“To shoot an arrow”, c. 1920.

1920sArts & CultureFolklore
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“When the fourteenth Emperor, Chuai [who reigned from 192-200 AD], died in battle in Kyushu, his energetic and ambitious wife, the great Empress Jingo, carried on the battle and won it. She subsequently undertook the conquest of Korea and came home victorious. Archery received a great impetus under her royal favor. It is said that, before the birth of her son Ojin, she bound the strings of her war bows around her body to insure his being an ambitious, sturdy and warlike man. Her hopes were gratified and he became deified as the personification of all manly and warlike qualities under the name of Hachiman, popularly known as the ‘God of War’.

“To shoot an arrow”, c. 1920.

“Following the example set by the Empress, it became the custom among prospective Japanese mothers to bind themselves with strings from their husband’s war bows for a period before childbirth.

“… The annals of Japan abound with references to feats of skill with the bow and arrow. Up to the time of introduction of firearms – the first rifle was brought into the country by the Portuguese in 1543 – it was the chief weapon for all soldiers, the sword and the spear being used only for close fighting.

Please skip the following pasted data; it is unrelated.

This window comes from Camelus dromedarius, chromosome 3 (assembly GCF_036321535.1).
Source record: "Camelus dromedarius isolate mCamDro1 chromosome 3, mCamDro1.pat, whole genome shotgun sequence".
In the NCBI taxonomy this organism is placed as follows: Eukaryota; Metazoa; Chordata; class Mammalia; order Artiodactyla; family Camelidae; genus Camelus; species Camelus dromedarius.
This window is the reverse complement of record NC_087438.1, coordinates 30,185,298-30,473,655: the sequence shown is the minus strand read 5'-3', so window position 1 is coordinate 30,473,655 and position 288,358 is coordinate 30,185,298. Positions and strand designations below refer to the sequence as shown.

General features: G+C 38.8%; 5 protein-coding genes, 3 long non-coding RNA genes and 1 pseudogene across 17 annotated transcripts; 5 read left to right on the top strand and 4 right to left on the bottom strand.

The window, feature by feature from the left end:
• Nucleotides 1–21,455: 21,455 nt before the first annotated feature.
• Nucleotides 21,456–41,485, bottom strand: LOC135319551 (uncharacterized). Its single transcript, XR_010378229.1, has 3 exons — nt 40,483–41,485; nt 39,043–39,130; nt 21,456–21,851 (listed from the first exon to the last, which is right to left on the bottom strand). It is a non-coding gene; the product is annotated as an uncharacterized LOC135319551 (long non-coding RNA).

“It was one of the accomplishments that was required of every young man, the sons of the samurai and daimyo as well as those of the common people being equally enthusiastic in its use. There are tales of the wonderful feats of these archers of olden days – of men who could strike down an eagle in its flight, of others who could send their arrows for incredible distances and with unbelievable accuracy.

“Not only was it a matter of pride to be able to shoot far and straight but to be able to shoot rapidly and for long periods of time became a subject of keen competition.”

“Flying Arrows: Archery in Japan”, by Jabez K. Stone, Japan Magazine of Overseas Travel, October 1926

“Bowing”, c. 1920.

“The Japanese bow differs from the English weapon in that it is made of a number of thin plys of wood cunningly joined together to give greatest strength, lightness and resilience.

“The core is of hard tough wood and the outside layers are of bamboo, the whole being bound together with glue and strips of the wisteria vine, specially prepared.

“The cases for these bows were also very beautiful … The quivers [were] very elaborate, being made of skin and rich furs, including boar’s hide and hair.”

“Flying Arrows: Archery in Japan”, by Jabez K. Stone, Japan Magazine of Overseas Travel, October 1926

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